YAWP! (the redemption of the health bar)

slideshow_1YAWP! bars are the best thing to happen since…ever.

Since 2007 I have viewed all “energy bars” with disdain or else voiced ironic and original quotes (and often outright anger) regarding their place in “society” as glorified candy bars, or their infallible ridiculousness as a supposed health food. Continue reading

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Nachos, reinvented.

vegan eggplant nachos

Before I went vegan, I recall ordering nachos once or twice a year at a gas-station-turned Mexican restaurant called Cotija in my hometown which no longer exists. That place had the best chips and salsa known to man, and seeing it close down definitely tore at my heart with an intensity I rarely feel for anything greasy or devoid of nutrients. I once tried to eat a vegan donut from Voodoo Donut on a dare, but after three bites I felt pain in the roots of my teeth from all the sugar—and to be honest, I didn’t like it. I don’t know if it stems from my early attempts to cut out any and all unhealthy foods that I didn’t truly enjoy, thereby justifying little more than dark chocolate or the “Our Daily Red” (I think it was called) sulfite-free wine that I knew didn’t exactly improve my health but nonetheless seemed less harmful and more vegan than Sutter Home.

The predominant image that springs to mind when I think of nachos hails from 2004, on a band trip to Disneyland. Or was it the Washington, D.C. trip with band? Or the D.C. trip in junior high? I can’t recall. It couldn’t have been the band trip to Spain my senior year, considering I’d transitioned to vegan in 2005. Considering how many years and repressed memories have gone by since, I don’t blame myself for melding all of them together. However, one of the aforementioned unplaceable experiences involved nachos. With olives, guac, pico, black beans, jalapeño, and of course cheese. I think (unless I dreamt this) that I convinced the group in which I shared said plate of nachos to leave off the sour cream (since I could never stand it and thinking of it now almost triggers a gag reflux).




I’ve not always liked vegan “sour cream” either, but certain attempts (for example the one served at Vita Cafe in Portland) thankfully bear little resemblance to the real thing and I must admit I really did like…

…hence the non sour cream-esque flavor of the “crema” used in the recipe that follows.

Cheers to reminiscing about band trips, with a recipe for healthy, nutritionally sound nachos:

Nachos w/ Eggplant Chips, Pea Guac, Crema + Pico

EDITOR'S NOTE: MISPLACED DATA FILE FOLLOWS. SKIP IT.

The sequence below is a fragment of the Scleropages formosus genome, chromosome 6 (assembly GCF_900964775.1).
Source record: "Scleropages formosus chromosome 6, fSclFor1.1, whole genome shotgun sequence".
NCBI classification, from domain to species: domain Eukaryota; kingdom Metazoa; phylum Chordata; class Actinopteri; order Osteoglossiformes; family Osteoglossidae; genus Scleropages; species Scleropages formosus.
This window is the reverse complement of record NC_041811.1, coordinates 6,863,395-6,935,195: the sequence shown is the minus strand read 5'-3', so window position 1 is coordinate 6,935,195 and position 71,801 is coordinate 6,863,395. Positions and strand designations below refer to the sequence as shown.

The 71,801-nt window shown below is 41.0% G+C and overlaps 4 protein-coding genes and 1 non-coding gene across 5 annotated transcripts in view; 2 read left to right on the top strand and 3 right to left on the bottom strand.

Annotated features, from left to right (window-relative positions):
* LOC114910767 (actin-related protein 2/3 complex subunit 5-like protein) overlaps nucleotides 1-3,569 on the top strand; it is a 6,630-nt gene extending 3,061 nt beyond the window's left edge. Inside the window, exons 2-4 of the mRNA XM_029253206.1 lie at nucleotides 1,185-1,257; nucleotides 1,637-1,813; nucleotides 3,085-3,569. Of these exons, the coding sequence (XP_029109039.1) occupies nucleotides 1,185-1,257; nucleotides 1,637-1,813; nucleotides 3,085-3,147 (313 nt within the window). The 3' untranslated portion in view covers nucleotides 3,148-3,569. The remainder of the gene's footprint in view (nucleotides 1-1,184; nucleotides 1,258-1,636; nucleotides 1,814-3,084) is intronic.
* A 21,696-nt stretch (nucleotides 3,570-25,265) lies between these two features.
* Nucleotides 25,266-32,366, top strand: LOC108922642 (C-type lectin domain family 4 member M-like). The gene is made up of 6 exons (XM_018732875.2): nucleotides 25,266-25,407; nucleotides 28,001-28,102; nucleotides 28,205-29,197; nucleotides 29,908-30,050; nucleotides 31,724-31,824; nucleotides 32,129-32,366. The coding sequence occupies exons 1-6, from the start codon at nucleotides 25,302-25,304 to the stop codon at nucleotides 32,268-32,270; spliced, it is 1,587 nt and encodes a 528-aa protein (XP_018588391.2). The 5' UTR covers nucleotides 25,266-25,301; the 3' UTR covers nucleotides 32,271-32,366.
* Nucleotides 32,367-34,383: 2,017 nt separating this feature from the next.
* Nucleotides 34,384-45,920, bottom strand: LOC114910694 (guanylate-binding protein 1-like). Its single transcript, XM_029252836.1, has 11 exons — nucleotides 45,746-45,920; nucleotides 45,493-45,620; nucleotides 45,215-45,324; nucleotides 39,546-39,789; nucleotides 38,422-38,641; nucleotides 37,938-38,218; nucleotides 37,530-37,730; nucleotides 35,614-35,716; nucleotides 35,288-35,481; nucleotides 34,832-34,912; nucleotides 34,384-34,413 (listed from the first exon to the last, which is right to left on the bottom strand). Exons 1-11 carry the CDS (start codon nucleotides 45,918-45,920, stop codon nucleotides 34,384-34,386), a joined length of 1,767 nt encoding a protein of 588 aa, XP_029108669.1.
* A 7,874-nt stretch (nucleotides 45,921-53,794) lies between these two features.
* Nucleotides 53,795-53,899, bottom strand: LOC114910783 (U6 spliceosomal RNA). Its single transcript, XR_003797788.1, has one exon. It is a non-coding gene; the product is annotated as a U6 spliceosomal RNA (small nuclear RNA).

Ingredients

1 eggplant

for the pico de gallo
5 roma tomatoes, diced
1/2 cup red onion, diced
1 clove garlic, minced
1/4 tsp cumin powder
3 Tbsp cilantro, finely chopped
1 or 1/2 lime, juiced (size can vary, so adjust accordingly)

Make the pico first, before proceeding to the chips, the crema, or the guac. Combine all ingredients in a bowl, a jar, or other container; cover, and refrigerate.

for the cauliflower-sesame crema
2 cups cauliflower florets
1/2 cup raw hulled sesame seeds, soaked in water for at least 1 hour
1 garlic clove, minced
2 tablespoons lime juice
½ teaspoon sea salt
¼ cup water
ground pepper to taste




for the green pea guac
1 lb frozen green peas
2 cloves garlic, finely chopped
1 jalapeño pepper, seeded and diced
1/2 cup cilantro
1-2 limes, juiced (size can vary, so adjust accordingly)
3/4 tsp salt, or more to taste
1/2 tsp cumin
1/2 tsp crushed red pepper, or more to taste

Method

Slice eggplant into rounds of 1/2 cm thickness. Cut each slice into a triangular shape (to mimic the appearance of tortilla chips). Cover a large plate with a paper towel. Spread eggplant triangles in 1 layer and cover with another paper towel. Press down on the eggplant to allow the paper towels to absorb some of the water, enabling the eggplant to cook more efficiently. Set aside. Preheat oven to 350 and prepare the cauliflower-sesame cream: In a blender or food processor, combine the 2 cups cauliflower, 1/2 cup soaked sesame seeds, 1 garlic clove, 2 tablespoons lime juice, salt, water and pepper (optional). Transfer to a serving dish or container. Rinse blender or food processor to prep for the guacamole.

Transfer eggplant to a baking sheet. Bake for 15 minutes, checking and/or rotating often. Add 1/2 cup frozen peas to an oven pan, disperse evenly, and bake for 5 minutes (while the eggplant chips continue to cook). Remove peas from oven (they should be hot but not charred) and immediately transfer to the ice bath. Strain, and transfer to the blender or food processor. Continue to check the eggplant (cook time should not exceed 30 minutes). To the blender, add all ingredients to the blender or food processor as listed above for the green pea guac. Blend until it reaches a guacamole-like consistency.

Once the chips de


velop a crisp texture, remove from oven and serve topped with the cauliflower-sesame crema, green pea guacamole, and pico de gallo.

vegan eggplant nachos (2)

vegan paleo nachos

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